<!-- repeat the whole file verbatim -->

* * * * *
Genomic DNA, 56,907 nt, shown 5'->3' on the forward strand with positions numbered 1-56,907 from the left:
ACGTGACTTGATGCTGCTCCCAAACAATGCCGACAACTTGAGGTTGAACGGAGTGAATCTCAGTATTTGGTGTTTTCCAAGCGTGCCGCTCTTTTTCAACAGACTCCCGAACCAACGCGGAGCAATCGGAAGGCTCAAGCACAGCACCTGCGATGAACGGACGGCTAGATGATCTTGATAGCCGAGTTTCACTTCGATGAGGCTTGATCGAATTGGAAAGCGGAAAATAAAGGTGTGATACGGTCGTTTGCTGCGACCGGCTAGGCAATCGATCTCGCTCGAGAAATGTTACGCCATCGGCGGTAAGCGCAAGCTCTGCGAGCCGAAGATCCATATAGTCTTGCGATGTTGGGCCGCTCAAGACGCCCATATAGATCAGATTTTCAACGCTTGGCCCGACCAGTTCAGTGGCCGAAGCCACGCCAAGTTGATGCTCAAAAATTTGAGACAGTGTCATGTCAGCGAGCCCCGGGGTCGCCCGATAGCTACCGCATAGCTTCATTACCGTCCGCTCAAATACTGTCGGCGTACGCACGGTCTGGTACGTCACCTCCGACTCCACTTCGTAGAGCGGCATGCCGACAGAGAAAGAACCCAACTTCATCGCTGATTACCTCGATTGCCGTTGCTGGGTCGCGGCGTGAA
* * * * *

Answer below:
Genomic DNA, 56,907 nt, shown 5'->3' on the forward strand with positions numbered 1-56,907 from the left:
ACGTGACTTGATGCTGCTCCCAAACAATGCCGACAACTTGAGGTTGAACGGAGTGAATCTCAGTATTTGGTGTTTTCCAAGCGTGCCGCTCTTTTTCAACAGACTCCCGAACCAACGCGGAGCAATCGGAAGGCTCAAGCACAGCACCTGCGATGAACGGACGGCTAGATGATCTTGATAGCCGAGTTTCACTTCGATGAGGCTTGATCGAATTGGAAAGCGGAAAATAAAGGTGTGATACGGTCGTTTGCTGCGACCGGCTAGGCAATCGATCTCGCTCGAGAAATGTTACGCCATCGGCGGTAAGCGCAAGCTCTGCGAGCCGAAGATCCATATAGTCTTGCGATGTTGGGCCGCTCAAGACGCCCATATAGATCAGATTTTCAACGCTTGGCCCGACCAGTTCAGTGGCCGAAGCCACGCCAAGTTGATGCTCAAAAATTTGAGACAGTGTCATGTCAGCGAGCCCCGGGGTCGCCCGATAGCTACCGCATAGCTTCATTACCGTCCGCTCAAATACTGTCGGCGTACGCACGGTCTGGTACGTCACCTCCGACTCCACTTCGTAGAGCGGCATGCCGACAGAGAAAGAACCCAACTTCATCGCTGATTACCTCGATTGCCGTTGCTGGGTCGCGGCGTGAA